The Age has an article on the impending visit of climate change charlatan, Lord Monckton (actually Viscount, for those who care about obsolete aristocratic titles), citing Tim Lambert - Puzzle me this: climate change theory allows no ice age.
CHRISTOPHER WALTER, the Third Viscount Monckton of Brenchley, likes riddles. In 1999 he announced to the world that he had invented a puzzle made up of 209 irregular polygons and said he would pay £1 million to the first person to solve it. It was a brilliant marketing ploy and the mind-bending Eternity puzzle was a best-seller.
Two University of Cambridge mathematicians, with the aid of a custom-made computer program, solved it within months.
Lord Monckton was reportedly forced to sell his 67-bedroom mansion to pay the prizewinners. But six years later he claimed that he had been planning to sell the house anyway and the tale of his financial ruin was simply made up to sell more puzzles.
He has shifted his gaze from puzzles to climate change, and the riddle at the heart of his alternative climate-change theory looks, to the untrained eye, even more mischievous.
The theory relies on some superficially impressive mathematics. Though climate scientists immediately debunked his hypothesis when it was published in 2008, Lord Monckton is still the most prominent intellectual spokesman for the climate-change sceptic movement. ...
The Intergovernmental Panel on Climate Change thinks that the effect of doubling the amount of heat-trapping gases in the atmosphere would make the world warmer by about 2.5 to 4 degrees. Most studies measure the change at about 3 degrees. Climate-change action is based on this consensus view.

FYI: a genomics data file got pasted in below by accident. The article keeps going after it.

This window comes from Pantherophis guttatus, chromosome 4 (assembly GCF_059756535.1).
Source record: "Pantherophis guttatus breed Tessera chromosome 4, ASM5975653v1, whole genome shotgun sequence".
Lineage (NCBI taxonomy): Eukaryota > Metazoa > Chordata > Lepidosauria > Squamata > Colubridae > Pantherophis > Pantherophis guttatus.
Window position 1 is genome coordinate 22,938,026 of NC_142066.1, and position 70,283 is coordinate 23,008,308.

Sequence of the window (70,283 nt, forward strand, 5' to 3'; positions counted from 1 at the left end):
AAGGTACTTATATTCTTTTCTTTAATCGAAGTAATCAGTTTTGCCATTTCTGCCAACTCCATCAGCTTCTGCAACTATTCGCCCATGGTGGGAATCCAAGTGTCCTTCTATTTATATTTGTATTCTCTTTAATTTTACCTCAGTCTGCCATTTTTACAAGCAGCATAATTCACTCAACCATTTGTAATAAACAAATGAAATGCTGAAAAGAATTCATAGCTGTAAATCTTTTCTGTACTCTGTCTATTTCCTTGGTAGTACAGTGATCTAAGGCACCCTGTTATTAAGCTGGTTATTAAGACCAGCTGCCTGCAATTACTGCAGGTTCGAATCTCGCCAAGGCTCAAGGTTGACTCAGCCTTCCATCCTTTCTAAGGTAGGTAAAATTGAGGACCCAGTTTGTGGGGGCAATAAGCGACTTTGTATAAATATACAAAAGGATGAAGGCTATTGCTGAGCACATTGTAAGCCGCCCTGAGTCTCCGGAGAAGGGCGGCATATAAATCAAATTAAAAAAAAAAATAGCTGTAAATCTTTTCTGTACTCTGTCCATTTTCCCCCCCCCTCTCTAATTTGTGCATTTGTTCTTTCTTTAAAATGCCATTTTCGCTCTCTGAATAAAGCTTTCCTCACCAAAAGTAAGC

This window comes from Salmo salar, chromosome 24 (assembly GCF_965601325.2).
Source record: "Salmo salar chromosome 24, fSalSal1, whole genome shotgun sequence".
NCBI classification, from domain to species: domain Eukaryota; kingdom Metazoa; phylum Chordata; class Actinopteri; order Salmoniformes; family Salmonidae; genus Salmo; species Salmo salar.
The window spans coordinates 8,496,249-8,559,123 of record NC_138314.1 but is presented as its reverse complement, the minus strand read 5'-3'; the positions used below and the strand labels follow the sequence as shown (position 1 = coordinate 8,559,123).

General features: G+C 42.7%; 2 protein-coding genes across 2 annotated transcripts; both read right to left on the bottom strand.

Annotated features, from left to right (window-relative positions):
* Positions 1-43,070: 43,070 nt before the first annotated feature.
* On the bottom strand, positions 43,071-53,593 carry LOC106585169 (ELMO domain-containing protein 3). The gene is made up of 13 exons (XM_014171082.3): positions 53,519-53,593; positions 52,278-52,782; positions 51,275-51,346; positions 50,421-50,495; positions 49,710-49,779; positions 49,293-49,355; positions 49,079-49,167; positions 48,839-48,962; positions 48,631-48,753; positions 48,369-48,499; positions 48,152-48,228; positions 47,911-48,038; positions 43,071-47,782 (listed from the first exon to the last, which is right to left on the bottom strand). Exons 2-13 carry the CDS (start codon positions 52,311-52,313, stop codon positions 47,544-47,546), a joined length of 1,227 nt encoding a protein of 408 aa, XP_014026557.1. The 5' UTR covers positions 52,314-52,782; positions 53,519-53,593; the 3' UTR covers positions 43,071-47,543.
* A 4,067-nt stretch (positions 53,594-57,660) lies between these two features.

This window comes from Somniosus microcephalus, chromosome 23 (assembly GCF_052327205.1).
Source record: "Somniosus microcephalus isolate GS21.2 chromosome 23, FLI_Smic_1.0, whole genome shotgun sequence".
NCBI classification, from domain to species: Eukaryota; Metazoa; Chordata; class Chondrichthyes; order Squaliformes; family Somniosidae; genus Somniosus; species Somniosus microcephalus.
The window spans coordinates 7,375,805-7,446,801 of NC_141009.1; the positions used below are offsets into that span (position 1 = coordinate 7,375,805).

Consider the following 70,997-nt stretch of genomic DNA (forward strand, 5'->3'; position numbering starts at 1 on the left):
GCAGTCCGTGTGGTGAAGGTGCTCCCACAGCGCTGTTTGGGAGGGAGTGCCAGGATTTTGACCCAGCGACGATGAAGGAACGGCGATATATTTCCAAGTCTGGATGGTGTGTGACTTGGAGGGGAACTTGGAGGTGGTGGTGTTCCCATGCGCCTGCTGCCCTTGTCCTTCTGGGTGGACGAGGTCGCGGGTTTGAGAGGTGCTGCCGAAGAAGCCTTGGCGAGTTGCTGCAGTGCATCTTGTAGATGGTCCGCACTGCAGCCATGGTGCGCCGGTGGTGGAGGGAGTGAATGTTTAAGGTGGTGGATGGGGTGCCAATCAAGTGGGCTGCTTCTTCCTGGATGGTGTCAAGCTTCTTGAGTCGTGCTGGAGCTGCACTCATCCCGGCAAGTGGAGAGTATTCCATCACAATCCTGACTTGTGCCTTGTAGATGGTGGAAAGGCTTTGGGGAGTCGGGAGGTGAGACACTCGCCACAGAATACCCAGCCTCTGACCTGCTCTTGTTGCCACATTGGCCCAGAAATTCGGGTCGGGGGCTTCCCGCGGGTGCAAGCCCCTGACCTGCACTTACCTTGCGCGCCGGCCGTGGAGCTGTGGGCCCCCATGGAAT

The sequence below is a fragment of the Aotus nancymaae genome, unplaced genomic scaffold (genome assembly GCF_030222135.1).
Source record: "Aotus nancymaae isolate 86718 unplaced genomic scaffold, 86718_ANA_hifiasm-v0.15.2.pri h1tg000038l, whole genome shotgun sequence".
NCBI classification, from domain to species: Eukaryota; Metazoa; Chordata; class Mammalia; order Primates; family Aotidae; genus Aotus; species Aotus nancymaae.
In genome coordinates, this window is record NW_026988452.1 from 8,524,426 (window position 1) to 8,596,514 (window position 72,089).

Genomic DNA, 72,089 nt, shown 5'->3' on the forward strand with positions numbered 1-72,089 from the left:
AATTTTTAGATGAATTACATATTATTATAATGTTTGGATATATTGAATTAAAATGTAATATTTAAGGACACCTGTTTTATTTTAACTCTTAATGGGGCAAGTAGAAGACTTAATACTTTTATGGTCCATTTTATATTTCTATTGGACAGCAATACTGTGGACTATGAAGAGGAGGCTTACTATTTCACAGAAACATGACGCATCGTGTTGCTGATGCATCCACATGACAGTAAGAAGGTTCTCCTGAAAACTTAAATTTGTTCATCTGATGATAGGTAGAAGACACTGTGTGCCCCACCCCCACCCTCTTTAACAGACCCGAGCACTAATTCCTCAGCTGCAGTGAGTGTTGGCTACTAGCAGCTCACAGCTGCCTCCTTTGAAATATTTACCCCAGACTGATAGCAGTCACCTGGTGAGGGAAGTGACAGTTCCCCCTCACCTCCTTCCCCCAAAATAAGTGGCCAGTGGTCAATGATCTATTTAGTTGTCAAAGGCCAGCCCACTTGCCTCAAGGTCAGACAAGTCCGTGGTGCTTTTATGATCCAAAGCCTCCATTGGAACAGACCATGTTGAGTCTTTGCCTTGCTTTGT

Lord Monckton's concept is based on the idea that the calculations have inflated the warming potential of greenhouses gases by about six times.
His theory was published in Forum on Physics and Society, the online newsletter of the American Physical Society.
It was not a peer-reviewed journal, so it was not subject to the normal level of scientific scrutiny that applies to original research, but it was enough to give the claim an initial veneer of credibility.
The argument Lord Monckton mounted has been painstakingly picked apart by several eminent climate-change researchers, but it was an Australian computer scientist, Tim Lambert, who helped collate many of the flaws on his website. ''A lot of the equations used to cover it up were right, but the argument was complete gibberish,'' Mr Lambert said.
The hypothesis took the lowest possible range of carbon dioxide's known warming effect on climate, multiplied it by the lowest possible effect of the various feedbacks that amplify the warming effect, to give a figure well below that shown by any observation.
One of the implications of the hypothesis was that, given what we know about climate, there could not have been ice ages in the past.
''The hypothesis is completely inconsistent with the observations,'' said Professor Matthew England, the co-director of the Climate Change Research Centre at the University of NSW.
''In science, the world isn't wrong so the calculations must be wrong.''
The American Physical Society quickly started receiving complaints from its members about the piece, and a lengthy disclaimer was added to the piece saying the society did not endorse Lord Monckton's findings.
However, the paper is still the core of the argument he will be promoting on his Australia tour.